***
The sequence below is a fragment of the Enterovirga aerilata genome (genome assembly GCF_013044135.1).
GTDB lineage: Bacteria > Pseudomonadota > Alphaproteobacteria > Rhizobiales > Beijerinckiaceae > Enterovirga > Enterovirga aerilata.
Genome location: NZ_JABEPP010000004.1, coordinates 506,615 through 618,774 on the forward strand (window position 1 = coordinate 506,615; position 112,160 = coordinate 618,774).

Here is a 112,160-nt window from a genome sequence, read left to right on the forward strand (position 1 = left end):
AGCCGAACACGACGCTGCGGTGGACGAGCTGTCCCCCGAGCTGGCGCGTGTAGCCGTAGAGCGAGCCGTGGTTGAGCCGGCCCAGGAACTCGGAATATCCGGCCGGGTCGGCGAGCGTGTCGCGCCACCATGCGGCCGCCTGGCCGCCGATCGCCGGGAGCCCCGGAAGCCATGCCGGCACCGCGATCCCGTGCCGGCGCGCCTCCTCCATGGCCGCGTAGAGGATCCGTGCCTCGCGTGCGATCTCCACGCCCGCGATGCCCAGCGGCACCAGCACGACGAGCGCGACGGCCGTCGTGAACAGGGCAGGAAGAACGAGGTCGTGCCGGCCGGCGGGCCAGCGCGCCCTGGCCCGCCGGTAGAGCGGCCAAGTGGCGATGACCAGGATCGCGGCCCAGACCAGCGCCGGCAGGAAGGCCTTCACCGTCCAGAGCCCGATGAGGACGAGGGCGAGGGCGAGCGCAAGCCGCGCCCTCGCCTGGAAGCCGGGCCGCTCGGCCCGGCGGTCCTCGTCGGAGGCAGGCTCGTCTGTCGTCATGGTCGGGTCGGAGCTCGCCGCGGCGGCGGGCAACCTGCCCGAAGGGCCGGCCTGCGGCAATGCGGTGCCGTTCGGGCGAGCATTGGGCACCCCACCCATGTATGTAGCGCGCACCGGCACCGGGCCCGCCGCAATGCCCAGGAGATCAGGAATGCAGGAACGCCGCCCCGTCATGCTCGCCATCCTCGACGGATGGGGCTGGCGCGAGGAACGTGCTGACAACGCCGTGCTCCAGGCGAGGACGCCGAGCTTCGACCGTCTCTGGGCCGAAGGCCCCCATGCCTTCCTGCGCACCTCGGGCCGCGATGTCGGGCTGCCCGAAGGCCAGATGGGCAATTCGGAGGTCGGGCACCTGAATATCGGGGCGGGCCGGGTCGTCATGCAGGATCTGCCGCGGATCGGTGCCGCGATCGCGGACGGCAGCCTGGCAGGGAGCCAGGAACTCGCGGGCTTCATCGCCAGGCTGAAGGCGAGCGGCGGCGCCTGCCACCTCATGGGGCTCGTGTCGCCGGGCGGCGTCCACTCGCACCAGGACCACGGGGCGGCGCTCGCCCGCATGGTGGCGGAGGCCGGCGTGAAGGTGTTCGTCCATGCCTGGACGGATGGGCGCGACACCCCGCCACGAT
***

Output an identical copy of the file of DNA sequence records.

The sequence below is a fragment of the Enterovirga aerilata genome (genome assembly GCF_013044135.1).
GTDB lineage: Bacteria > Pseudomonadota > Alphaproteobacteria > Rhizobiales > Beijerinckiaceae > Enterovirga > Enterovirga aerilata.
Genome location: NZ_JABEPP010000004.1, coordinates 506,615 through 618,774 on the forward strand (window position 1 = coordinate 506,615; position 112,160 = coordinate 618,774).

Here is a 112,160-nt window from a genome sequence, read left to right on the forward strand (position 1 = left end):
AGCCGAACACGACGCTGCGGTGGACGAGCTGTCCCCCGAGCTGGCGCGTGTAGCCGTAGAGCGAGCCGTGGTTGAGCCGGCCCAGGAACTCGGAATATCCGGCCGGGTCGGCGAGCGTGTCGCGCCACCATGCGGCCGCCTGGCCGCCGATCGCCGGGAGCCCCGGAAGCCATGCCGGCACCGCGATCCCGTGCCGGCGCGCCTCCTCCATGGCCGCGTAGAGGATCCGTGCCTCGCGTGCGATCTCCACGCCCGCGATGCCCAGCGGCACCAGCACGACGAGCGCGACGGCCGTCGTGAACAGGGCAGGAAGAACGAGGTCGTGCCGGCCGGCGGGCCAGCGCGCCCTGGCCCGCCGGTAGAGCGGCCAAGTGGCGATGACCAGGATCGCGGCCCAGACCAGCGCCGGCAGGAAGGCCTTCACCGTCCAGAGCCCGATGAGGACGAGGGCGAGGGCGAGCGCAAGCCGCGCCCTCGCCTGGAAGCCGGGCCGCTCGGCCCGGCGGTCCTCGTCGGAGGCAGGCTCGTCTGTCGTCATGGTCGGGTCGGAGCTCGCCGCGGCGGCGGGCAACCTGCCCGAAGGGCCGGCCTGCGGCAATGCGGTGCCGTTCGGGCGAGCATTGGGCACCCCACCCATGTATGTAGCGCGCACCGGCACCGGGCCCGCCGCAATGCCCAGGAGATCAGGAATGCAGGAACGCCGCCCCGTCATGCTCGCCATCCTCGACGGATGGGGCTGGCGCGAGGAACGTGCTGACAACGCCGTGCTCCAGGCGAGGACGCCGAGCTTCGACCGTCTCTGGGCCGAAGGCCCCCATGCCTTCCTGCGCACCTCGGGCCGCGATGTCGGGCTGCCCGAAGGCCAGATGGGCAATTCGGAGGTCGGGCACCTGAATATCGGGGCGGGCCGGGTCGTCATGCAGGATCTGCCGCGGATCGGTGCCGCGATCGCGGACGGCAGCCTGGCAGGGAGCCAGGAACTCGCGGGCTTCATCGCCAGGCTGAAGGCGAGCGGCGGCGCCTGCCACCTCATGGGGCTCGTGTCGCCGGGCGGCGTCCACTCGCACCAGGACCACGGGGCGGCGCTCGCCCGCATGGTGGCGGAGGCCGGCGTGAAGGTGTTCGTCCATGCCTGGACGGATGGGCGCGACACCCCGCCACGAT